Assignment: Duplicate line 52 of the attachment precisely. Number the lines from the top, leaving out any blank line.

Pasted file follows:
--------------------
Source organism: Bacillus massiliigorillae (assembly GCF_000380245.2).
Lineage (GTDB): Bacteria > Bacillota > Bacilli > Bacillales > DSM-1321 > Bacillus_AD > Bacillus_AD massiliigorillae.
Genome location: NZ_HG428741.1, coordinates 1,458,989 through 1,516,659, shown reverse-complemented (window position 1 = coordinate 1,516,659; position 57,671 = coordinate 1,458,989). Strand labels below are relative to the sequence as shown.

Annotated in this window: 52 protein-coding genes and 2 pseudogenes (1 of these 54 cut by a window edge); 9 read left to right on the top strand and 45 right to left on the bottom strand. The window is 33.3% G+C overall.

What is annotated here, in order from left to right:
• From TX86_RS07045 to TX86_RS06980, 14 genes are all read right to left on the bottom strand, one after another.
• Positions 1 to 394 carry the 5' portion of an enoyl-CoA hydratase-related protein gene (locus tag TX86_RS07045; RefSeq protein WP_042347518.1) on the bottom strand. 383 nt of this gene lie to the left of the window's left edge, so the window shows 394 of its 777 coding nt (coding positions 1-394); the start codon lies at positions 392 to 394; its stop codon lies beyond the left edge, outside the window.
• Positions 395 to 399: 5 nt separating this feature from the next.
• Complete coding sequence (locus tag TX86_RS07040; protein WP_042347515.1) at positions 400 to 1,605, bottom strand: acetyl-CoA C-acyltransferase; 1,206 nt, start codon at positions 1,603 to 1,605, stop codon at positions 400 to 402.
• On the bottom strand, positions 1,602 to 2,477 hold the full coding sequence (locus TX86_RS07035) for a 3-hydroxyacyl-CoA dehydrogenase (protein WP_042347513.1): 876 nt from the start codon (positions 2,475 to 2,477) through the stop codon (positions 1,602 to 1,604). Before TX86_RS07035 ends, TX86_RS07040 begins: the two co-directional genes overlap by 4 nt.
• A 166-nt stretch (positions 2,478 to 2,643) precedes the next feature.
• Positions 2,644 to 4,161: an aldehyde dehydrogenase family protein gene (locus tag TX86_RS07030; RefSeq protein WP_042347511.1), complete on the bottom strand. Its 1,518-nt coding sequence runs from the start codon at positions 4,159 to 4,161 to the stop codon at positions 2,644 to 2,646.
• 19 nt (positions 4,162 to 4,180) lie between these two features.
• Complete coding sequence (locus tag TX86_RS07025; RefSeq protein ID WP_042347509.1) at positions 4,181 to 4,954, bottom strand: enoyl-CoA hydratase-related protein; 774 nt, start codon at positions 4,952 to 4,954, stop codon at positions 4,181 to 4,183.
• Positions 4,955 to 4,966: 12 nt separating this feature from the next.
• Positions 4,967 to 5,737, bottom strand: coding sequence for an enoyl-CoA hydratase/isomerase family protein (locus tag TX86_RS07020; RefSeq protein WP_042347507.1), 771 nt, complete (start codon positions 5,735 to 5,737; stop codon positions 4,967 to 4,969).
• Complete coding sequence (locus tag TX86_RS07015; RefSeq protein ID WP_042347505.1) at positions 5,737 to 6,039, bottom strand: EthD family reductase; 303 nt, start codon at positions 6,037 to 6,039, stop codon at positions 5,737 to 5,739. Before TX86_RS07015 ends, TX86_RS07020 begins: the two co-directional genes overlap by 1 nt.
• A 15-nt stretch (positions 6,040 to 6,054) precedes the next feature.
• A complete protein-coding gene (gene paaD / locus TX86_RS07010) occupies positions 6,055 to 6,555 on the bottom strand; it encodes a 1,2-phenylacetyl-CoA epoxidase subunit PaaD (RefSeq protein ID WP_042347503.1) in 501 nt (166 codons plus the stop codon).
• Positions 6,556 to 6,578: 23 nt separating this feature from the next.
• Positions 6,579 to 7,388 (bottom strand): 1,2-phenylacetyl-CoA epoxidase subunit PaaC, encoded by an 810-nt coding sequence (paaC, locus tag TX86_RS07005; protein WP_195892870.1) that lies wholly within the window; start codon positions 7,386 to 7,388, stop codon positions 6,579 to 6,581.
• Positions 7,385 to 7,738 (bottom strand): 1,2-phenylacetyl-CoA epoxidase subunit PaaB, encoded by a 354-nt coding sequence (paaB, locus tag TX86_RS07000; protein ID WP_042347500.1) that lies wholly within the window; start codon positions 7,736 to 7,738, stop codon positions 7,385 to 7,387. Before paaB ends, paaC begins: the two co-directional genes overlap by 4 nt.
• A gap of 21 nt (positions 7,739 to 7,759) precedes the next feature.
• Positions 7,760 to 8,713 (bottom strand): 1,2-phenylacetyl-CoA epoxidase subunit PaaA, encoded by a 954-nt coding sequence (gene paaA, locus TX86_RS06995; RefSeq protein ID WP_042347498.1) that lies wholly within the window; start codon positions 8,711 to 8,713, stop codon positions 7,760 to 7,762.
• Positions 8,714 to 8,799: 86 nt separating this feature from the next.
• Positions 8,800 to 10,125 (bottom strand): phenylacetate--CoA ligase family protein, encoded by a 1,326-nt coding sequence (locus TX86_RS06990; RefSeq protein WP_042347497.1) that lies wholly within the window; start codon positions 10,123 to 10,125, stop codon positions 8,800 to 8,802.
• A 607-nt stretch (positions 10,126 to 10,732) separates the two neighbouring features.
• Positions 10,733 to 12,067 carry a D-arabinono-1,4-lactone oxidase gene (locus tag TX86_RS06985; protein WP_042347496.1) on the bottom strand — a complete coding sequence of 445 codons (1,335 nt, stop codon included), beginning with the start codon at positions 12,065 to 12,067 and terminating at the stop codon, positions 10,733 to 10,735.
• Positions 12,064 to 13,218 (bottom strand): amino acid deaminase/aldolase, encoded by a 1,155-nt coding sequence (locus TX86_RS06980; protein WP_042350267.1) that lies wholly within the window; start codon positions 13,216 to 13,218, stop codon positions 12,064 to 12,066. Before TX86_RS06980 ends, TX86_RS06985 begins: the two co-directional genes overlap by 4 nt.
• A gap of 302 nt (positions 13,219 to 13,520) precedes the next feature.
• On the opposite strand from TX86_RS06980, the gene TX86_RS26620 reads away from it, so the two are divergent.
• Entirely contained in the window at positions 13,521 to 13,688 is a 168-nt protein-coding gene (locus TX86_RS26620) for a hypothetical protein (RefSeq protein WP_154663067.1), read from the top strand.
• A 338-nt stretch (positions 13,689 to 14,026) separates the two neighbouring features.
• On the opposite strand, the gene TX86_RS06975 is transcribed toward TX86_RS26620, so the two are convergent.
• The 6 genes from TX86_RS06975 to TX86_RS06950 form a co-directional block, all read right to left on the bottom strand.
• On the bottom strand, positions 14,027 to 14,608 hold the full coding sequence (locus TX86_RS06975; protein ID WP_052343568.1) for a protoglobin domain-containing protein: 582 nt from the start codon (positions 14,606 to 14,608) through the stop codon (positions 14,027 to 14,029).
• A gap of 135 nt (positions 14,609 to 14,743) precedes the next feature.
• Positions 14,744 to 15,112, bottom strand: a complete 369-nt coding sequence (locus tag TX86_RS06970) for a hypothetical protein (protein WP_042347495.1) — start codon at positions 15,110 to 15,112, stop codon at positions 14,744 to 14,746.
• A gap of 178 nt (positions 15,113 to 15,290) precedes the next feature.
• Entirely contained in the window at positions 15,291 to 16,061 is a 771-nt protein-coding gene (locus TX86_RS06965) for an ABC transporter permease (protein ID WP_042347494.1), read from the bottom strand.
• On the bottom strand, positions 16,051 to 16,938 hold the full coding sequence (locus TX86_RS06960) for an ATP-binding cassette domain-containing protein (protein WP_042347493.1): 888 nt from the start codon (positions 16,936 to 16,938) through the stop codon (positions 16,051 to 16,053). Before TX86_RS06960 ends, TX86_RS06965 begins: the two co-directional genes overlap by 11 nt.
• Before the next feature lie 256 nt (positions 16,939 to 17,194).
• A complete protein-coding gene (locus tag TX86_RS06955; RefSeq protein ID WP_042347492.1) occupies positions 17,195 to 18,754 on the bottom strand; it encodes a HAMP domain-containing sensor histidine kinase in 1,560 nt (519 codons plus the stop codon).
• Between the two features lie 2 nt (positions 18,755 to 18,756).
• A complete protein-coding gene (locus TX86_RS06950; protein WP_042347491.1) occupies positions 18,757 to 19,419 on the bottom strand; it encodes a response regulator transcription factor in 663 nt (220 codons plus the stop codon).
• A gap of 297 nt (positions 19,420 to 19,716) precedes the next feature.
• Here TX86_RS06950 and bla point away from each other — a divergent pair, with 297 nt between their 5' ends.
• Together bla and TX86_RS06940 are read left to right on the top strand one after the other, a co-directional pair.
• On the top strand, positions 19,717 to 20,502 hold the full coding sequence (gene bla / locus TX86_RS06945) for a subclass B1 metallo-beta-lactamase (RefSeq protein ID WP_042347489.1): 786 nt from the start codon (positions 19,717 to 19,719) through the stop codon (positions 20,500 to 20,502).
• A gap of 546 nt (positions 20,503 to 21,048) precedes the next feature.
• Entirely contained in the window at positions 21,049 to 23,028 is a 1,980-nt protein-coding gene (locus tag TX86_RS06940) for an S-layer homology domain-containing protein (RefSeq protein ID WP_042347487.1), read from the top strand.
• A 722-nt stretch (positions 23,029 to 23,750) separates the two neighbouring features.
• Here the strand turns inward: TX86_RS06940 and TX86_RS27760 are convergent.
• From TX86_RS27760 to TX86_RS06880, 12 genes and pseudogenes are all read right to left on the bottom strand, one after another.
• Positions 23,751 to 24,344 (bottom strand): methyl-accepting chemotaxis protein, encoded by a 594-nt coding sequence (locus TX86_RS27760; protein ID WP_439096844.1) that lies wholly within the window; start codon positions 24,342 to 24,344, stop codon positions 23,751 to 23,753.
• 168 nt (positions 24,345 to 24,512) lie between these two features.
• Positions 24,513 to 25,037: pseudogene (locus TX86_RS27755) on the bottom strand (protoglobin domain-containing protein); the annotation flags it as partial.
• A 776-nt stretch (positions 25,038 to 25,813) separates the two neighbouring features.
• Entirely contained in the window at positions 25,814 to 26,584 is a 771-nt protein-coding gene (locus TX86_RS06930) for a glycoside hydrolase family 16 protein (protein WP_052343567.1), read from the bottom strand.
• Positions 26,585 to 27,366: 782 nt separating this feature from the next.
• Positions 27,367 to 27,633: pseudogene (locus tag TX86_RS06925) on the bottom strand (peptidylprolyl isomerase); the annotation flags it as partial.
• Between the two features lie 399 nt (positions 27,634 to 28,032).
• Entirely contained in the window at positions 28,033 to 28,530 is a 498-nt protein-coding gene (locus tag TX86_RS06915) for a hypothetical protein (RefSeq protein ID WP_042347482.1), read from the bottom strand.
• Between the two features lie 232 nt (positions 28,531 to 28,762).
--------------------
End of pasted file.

• A 722-nt stretch (positions 23,029 to 23,750) separates the two neighbouring features.